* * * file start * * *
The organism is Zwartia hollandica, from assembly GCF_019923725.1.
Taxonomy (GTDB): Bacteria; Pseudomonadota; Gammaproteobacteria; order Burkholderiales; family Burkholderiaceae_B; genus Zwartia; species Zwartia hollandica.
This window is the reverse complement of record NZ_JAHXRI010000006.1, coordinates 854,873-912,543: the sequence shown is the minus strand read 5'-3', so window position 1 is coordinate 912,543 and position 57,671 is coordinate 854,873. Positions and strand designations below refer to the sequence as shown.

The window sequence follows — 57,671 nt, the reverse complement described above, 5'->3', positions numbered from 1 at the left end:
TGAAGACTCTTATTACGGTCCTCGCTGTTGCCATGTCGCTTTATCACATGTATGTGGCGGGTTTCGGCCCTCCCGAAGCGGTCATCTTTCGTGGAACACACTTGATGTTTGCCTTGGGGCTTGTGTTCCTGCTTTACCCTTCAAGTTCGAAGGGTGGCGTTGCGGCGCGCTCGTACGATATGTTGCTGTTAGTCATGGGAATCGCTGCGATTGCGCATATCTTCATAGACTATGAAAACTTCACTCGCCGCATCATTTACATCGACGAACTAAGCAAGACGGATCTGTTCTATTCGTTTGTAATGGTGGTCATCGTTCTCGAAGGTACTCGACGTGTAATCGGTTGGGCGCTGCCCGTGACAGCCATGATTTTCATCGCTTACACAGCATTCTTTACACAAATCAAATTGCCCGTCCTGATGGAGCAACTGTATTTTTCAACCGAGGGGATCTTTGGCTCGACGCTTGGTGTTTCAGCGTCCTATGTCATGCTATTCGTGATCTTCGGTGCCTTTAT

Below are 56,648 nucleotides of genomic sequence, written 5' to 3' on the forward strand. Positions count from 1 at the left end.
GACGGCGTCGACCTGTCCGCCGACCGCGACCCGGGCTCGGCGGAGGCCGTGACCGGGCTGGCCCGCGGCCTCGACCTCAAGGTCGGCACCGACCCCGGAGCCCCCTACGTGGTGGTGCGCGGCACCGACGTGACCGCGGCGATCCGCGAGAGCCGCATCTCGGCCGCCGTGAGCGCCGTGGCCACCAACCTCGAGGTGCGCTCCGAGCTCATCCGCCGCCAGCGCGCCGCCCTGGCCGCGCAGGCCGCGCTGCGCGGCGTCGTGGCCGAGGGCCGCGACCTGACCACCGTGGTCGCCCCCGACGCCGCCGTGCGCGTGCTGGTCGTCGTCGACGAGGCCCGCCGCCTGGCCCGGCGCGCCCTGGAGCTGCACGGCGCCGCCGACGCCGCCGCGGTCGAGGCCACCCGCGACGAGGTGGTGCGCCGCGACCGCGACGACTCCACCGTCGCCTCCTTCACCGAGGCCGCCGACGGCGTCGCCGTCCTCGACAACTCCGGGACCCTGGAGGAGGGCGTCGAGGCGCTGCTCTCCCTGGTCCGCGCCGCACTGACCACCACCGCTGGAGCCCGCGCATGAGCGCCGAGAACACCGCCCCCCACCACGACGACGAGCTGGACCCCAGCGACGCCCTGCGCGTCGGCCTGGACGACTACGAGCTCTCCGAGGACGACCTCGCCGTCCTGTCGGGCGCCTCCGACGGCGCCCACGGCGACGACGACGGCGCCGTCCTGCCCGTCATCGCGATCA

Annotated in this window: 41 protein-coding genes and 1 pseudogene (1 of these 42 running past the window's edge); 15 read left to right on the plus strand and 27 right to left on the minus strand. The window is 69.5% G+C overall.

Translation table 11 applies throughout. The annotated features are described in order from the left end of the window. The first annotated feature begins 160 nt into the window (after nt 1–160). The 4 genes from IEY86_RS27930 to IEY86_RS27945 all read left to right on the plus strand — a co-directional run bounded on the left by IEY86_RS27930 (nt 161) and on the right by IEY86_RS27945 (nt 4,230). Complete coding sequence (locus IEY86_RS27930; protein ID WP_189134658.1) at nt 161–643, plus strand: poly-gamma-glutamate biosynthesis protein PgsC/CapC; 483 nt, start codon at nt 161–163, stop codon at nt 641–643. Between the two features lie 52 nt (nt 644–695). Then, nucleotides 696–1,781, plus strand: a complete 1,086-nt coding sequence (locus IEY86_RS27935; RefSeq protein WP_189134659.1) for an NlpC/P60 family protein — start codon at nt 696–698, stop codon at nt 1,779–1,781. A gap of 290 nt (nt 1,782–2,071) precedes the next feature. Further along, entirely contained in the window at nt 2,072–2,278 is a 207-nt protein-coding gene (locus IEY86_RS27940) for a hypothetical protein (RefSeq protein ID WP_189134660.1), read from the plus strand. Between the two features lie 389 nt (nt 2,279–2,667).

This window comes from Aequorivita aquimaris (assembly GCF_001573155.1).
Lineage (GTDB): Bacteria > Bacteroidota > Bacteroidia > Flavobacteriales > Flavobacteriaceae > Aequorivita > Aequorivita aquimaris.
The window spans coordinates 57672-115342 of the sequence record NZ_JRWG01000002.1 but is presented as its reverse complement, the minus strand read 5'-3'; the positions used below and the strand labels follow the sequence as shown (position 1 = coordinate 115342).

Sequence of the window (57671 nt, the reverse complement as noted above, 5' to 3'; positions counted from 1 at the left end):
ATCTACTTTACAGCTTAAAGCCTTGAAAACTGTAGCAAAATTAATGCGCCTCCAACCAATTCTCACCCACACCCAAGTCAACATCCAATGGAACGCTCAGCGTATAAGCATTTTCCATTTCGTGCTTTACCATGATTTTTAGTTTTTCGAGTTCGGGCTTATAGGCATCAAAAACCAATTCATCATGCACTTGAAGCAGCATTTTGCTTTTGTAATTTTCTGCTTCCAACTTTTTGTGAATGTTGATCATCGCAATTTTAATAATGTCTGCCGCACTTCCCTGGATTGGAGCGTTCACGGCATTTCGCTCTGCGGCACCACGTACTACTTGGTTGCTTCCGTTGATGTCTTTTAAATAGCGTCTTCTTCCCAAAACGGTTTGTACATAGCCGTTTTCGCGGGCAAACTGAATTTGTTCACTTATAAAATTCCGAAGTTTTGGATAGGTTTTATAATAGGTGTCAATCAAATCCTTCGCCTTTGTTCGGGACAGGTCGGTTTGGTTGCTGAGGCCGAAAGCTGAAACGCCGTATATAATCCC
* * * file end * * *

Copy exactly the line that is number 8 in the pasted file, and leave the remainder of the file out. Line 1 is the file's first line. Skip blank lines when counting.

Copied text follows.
Annotated in this window: 41 protein-coding genes and 1 pseudogene (1 of these 42 running past the window's edge); 15 read left to right on the plus strand and 27 right to left on the minus strand. The window is 69.5% G+C overall.